Social and religious conservatives have robbed American scientists of their chance to play a leading role in the promising field of stem cell research, actor and writer Christopher Reeve said during a visit to the medical school in April. “We’re giving away our pre-eminence in science and medicine,” he said. “We’re going to lose incredibly valuable time.

“When matters of public policy are being decided, no religion should have a seat at the table—that is what is provided for in the Constitution,” Reeve said. Yet religious conservatives, including the Pope, he said, “have an undue influence in the debate.”

Because of their plasticity—their ability to differentiate into any cell in the human body—stem cells “have unlimited potential to cure disease,” Reeve told the crowd that filled the auditorium of the Anylan Center for Medical Research and Education. Reeve also hopes that stem cell research will lead to a cure for paralysis such as his, the result of a 1995 riding accident.

In a talk sponsored by the Yale Stem Cell Interest Group, Reeve criticized President Bush’s order of August 9, 2001, restricting federal funding for embryonic stem cell research to only 64 extant cell lines. (Last May, National Institutes of Health Director Elias A. Zerhouni, M.D., acknowledged that only 11 of those lines were eligible for federal research funds.) Reeve suggested that the decision made no ethical sense in light of Bush’s objection to using embryos for research. “Those lines were derived from leftover embryos from infertility clinics. Did he suddenly develop a new morality effective August 10th?”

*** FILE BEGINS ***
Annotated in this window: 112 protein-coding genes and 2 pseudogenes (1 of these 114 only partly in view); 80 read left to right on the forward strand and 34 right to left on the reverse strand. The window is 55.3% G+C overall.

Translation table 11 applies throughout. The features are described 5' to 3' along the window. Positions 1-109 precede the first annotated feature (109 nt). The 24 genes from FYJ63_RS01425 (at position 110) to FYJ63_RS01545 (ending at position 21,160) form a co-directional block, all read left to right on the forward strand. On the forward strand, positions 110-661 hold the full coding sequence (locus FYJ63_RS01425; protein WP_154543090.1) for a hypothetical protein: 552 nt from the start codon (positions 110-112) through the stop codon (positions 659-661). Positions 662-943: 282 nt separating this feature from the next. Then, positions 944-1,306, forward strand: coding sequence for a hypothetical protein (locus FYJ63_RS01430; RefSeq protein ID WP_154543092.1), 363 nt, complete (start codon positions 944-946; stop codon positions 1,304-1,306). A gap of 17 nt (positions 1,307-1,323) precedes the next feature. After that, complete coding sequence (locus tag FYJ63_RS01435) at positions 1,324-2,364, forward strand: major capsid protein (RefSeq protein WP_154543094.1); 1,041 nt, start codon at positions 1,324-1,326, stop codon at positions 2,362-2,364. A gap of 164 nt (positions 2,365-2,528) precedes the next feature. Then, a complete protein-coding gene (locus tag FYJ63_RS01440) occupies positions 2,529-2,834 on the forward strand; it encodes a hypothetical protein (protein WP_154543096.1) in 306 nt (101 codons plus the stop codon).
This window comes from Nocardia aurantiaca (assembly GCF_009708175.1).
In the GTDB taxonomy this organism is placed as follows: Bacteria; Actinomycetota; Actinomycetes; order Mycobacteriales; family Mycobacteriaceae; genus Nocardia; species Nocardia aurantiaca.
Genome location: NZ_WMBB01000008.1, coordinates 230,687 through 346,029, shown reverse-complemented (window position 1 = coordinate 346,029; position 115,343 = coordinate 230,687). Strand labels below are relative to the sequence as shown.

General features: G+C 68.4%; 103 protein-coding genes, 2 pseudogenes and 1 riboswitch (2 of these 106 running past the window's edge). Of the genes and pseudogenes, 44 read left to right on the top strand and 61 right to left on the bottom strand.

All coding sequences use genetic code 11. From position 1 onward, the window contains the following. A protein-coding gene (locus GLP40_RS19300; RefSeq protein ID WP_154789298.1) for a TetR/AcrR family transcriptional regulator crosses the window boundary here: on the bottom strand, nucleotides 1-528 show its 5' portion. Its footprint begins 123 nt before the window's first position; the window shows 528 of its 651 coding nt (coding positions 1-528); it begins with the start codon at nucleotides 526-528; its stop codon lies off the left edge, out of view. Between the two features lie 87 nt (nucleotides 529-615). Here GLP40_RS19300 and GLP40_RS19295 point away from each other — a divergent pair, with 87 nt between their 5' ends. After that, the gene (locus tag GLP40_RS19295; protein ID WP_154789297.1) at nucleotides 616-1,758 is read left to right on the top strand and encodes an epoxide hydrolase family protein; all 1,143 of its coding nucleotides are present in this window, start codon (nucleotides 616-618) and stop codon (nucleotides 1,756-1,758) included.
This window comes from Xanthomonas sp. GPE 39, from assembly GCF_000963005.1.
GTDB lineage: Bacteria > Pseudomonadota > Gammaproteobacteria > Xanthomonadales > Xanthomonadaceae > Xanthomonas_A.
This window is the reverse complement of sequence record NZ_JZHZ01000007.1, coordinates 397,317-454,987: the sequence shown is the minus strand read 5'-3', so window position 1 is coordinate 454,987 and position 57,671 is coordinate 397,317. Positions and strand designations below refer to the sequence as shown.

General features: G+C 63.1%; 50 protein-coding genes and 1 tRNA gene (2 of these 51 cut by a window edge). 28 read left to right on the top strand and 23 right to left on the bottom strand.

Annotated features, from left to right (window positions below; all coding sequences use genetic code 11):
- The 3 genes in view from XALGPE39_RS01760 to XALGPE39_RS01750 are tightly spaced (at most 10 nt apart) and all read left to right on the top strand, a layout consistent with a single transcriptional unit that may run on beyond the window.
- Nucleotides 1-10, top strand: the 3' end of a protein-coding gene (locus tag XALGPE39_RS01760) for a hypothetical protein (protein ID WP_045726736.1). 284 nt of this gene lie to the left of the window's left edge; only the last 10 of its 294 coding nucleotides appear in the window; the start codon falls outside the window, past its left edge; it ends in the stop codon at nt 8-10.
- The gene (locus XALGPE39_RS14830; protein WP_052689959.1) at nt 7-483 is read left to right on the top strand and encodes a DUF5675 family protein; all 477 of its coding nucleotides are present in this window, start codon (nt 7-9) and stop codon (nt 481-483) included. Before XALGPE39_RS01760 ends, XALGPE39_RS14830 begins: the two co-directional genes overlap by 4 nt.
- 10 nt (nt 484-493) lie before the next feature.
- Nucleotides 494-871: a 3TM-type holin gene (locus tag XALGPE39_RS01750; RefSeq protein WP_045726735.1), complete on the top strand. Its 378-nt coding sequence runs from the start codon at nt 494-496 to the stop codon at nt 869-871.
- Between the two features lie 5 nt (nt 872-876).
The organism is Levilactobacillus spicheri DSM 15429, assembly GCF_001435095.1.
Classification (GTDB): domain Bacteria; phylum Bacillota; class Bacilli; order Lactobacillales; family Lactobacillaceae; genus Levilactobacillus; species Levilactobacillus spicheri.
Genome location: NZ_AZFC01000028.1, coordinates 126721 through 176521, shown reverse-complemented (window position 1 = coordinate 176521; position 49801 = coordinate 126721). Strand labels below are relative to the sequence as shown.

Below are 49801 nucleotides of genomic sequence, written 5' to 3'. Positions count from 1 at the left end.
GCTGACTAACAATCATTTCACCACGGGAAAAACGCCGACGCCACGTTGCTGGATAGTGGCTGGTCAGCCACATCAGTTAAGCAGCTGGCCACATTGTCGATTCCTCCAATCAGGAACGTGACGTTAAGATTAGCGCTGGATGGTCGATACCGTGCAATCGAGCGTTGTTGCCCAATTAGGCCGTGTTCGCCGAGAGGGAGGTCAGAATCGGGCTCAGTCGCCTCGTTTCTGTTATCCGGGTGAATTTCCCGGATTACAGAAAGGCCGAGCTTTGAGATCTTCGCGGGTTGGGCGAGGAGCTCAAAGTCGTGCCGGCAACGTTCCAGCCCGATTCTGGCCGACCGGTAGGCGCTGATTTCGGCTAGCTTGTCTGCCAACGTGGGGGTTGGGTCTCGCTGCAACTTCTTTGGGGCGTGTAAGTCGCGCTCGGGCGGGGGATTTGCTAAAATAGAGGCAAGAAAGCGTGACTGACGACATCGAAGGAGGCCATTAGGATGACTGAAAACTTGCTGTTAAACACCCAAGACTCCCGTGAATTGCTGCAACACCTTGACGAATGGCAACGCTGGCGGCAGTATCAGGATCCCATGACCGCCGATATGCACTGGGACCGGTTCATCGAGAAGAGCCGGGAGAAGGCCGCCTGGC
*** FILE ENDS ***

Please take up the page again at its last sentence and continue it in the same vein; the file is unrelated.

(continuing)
Reeve noted that, although typically about a third of embryos are discarded as medical waste, even vocal opponents of using embryos for research have never suggested banning in vitro fertilization. “They know very well that you can’t go to a couple and say, ‘You can’t have a child this way.’”

President Bush has followed his ruling on stem cells with a call for a ban on all forms of human cloning, whether therapeutic or reproductive. Reeve made a distinction between reproductive cloning of human beings (which “sounds like Frankenstein’s work,” and which he opposes) and cloning stem cells from embryos and adult tissues for research. Reeve rejected the implication “that science has no ethics and that it will run rampant if religion and conservative ideologies aren’t brought into the picture.”

He called stem cell research “the future of science.” “There’s going to be a seismic shift,” Reeve told an audience composed largely of medical and doctoral students, “and you will ride the wave into an era when stem cells will be able to aid millions of people.” He urged the audience to “make it happen here,” but advised young scientists to leave the United States and pursue the research elsewhere, if necessary. “It’s a big world. … If you really want to heal people, you go where the work is being done.

“Even though I sit here in a wheelchair, frustrated by today’s public policy, I’m very hopeful about tomorrow and what will be achieved,” Reeve said. “And so, go do it.”